Bill the spouse and I will be speaking about our recent trip to Gaza and Cairo at an event sponsored by my Quaker meeting in Charlottesville, on July 11. Details are here.
… is here.
I rather like the title they put on it, “Tahrir’s journey to Palestine”. In fact, the journey that the “spirit of of the Tahrir uprising” has to make before it gets to Palestine is just about as long and difficult as the journey that anyone needs to make to get from the outside world to the Gaza portion of Palestine. We can see the terrible and in one case at least, potentially lethal) measures that someone (presumably Israel) has been taking to prevent the current “Stay Human” flotilla from reaching Gaza. And we saw the lethal (and very intentionally mendacious/libelous) lengths to which the Israel “Defense” Forces were prepared to go in this regard on May 31, 2010.
If you can’t get to Gaza by sea, then you have to go either via Israel, through the Erez checkpoint, or via Egypt through Rafah. Erez has long been closed to everyone except a small group of humanitarian-aid workers and a very small number of Gaza Palestinians requiring urgent medical care at hospitals inside Israel. (But the medical patients are have very frequently been required to become informers for the Israelis as a “quid pro quo” for being allowed to transit Erez, as PHR-Israel has documented in detail.)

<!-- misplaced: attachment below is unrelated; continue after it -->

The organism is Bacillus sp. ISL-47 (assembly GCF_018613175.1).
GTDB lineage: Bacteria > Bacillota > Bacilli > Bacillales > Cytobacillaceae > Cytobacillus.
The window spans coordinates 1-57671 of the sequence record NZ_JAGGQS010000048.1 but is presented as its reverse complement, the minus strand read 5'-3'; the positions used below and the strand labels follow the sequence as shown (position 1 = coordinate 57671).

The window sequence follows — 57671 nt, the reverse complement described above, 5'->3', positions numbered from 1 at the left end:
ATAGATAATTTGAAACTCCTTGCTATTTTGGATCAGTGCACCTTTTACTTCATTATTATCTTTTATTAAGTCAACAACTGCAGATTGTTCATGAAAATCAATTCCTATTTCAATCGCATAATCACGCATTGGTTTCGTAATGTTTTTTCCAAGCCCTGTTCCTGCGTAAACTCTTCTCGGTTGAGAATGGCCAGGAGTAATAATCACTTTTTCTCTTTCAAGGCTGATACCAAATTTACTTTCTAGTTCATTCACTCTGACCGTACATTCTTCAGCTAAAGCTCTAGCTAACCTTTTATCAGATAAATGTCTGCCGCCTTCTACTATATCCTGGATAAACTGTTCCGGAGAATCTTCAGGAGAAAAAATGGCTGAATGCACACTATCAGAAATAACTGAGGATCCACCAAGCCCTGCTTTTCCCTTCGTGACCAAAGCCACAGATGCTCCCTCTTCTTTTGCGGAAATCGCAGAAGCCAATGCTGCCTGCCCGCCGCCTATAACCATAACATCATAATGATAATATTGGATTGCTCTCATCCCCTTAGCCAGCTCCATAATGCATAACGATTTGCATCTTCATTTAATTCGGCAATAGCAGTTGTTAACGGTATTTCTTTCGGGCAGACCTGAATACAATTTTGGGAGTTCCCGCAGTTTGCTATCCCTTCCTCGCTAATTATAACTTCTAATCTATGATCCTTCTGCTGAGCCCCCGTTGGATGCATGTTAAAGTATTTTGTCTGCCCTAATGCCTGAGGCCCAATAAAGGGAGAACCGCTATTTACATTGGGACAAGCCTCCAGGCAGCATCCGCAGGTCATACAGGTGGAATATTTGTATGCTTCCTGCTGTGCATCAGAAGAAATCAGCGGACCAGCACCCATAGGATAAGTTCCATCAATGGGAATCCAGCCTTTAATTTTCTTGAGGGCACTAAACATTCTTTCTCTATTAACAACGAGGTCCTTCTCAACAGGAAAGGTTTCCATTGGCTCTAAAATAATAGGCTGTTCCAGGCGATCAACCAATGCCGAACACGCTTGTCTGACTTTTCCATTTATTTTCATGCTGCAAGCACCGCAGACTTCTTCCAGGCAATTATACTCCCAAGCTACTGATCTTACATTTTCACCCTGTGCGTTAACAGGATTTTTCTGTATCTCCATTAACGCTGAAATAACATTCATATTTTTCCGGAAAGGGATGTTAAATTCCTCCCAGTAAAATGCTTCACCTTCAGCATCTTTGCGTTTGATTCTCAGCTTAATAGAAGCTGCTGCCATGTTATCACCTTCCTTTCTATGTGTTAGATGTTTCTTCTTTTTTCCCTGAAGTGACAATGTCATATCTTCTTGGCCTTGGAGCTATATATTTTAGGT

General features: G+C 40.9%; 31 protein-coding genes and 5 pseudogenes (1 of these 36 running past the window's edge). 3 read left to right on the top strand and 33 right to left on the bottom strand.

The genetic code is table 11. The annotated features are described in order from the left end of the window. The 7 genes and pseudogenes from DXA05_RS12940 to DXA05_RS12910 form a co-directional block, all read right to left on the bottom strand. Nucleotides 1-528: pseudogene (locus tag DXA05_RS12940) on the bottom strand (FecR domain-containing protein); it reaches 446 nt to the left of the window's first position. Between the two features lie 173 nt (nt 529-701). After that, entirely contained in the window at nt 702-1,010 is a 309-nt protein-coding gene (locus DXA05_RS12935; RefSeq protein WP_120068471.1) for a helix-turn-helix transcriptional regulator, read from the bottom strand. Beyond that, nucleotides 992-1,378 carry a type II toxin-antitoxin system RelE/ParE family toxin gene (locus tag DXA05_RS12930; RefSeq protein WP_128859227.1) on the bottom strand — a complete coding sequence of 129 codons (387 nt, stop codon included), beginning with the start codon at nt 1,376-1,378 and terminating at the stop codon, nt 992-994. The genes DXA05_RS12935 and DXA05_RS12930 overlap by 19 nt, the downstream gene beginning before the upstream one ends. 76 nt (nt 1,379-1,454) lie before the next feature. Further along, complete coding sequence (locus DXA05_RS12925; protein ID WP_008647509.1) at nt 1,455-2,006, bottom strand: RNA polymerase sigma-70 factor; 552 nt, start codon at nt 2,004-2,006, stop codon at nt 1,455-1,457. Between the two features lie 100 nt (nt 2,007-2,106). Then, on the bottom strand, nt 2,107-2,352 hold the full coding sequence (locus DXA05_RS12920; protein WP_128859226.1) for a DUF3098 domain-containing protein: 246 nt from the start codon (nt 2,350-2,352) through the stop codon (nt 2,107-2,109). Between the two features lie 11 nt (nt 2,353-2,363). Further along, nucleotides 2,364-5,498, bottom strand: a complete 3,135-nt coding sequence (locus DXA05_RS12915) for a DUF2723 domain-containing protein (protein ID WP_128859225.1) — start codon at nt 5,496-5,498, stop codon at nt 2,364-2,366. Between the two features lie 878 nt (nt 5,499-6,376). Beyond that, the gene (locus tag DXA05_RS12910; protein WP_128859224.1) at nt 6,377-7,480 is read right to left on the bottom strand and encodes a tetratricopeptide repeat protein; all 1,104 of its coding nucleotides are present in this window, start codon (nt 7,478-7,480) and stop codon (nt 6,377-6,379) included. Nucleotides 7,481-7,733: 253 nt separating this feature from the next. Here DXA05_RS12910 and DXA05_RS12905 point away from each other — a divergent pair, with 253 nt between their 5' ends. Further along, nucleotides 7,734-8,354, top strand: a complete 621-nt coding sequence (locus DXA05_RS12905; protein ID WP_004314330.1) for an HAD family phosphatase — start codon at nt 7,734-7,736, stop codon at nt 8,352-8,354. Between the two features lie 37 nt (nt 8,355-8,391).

Passage through Rafah is almost equally as difficult, whether for “Gaza residents”– that is, that small portion of the Palestinian people whom Israel graciously “allows” to reside in, or visit Gaza– or for anyone else.
It is quite outrageous that an entire population can be collectively punished with illegal restrictions on their freedom of movement and freedom of association in this way. Bill the spouse and I were only able to respond positively to the invitation we received to visit Gaza because we had high-level backing from the Egyptian government. But if a school or community group in Gaza wants to invite anyone they want from Egypt, other Arab countries, Europe, or the United States, to go and take part in a seminar or to sit on the beach with them enjoy the fine Gaza sunset, they can’t do that! Why?????
Because Israel has long had carte blanche from the U.S. government to kick around the Palestinians in any way it wants, with no accountability required.
Time for a change.
Let’s bring the spirit of Tahrir here, to the United States!
Nine boats of siege-busting ‘Freedom Rider’ activists are now gathering in the Mediterranean, preparing to challenge the longrunning siege that is one of the main tools through which Israel continues to stifle the lives and livelihoods of all of Gaza’s 1.6 million people.